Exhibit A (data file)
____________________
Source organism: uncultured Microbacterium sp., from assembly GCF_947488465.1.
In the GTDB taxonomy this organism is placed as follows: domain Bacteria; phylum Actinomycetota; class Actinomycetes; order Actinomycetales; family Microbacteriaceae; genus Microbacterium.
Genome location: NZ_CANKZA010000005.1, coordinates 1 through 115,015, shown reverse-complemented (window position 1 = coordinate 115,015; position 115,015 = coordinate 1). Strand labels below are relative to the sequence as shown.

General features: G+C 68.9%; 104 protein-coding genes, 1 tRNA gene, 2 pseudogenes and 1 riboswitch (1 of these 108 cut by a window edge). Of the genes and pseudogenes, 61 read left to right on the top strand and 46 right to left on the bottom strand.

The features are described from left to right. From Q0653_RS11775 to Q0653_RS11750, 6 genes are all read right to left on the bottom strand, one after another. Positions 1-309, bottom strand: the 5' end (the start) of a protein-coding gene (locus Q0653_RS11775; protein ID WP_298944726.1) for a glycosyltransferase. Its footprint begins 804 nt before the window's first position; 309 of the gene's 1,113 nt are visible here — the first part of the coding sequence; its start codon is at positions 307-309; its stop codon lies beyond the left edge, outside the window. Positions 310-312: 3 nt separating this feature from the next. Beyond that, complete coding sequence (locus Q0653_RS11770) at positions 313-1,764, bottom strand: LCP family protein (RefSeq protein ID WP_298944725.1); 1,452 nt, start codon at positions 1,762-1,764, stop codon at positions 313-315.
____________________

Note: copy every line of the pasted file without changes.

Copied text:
Source organism: uncultured Microbacterium sp., from assembly GCF_947488465.1.
In the GTDB taxonomy this organism is placed as follows: domain Bacteria; phylum Actinomycetota; class Actinomycetes; order Actinomycetales; family Microbacteriaceae; genus Microbacterium.
Genome location: NZ_CANKZA010000005.1, coordinates 1 through 115,015, shown reverse-complemented (window position 1 = coordinate 115,015; position 115,015 = coordinate 1). Strand labels below are relative to the sequence as shown.

General features: G+C 68.9%; 104 protein-coding genes, 1 tRNA gene, 2 pseudogenes and 1 riboswitch (1 of these 108 cut by a window edge). Of the genes and pseudogenes, 61 read left to right on the top strand and 46 right to left on the bottom strand.

The features are described from left to right. From Q0653_RS11775 to Q0653_RS11750, 6 genes are all read right to left on the bottom strand, one after another. Positions 1-309, bottom strand: the 5' end (the start) of a protein-coding gene (locus Q0653_RS11775; protein ID WP_298944726.1) for a glycosyltransferase. Its footprint begins 804 nt before the window's first position; 309 of the gene's 1,113 nt are visible here — the first part of the coding sequence; its start codon is at positions 307-309; its stop codon lies beyond the left edge, outside the window. Positions 310-312: 3 nt separating this feature from the next. Beyond that, complete coding sequence (locus Q0653_RS11770) at positions 313-1,764, bottom strand: LCP family protein (RefSeq protein ID WP_298944725.1); 1,452 nt, start codon at positions 1,762-1,764, stop codon at positions 313-315.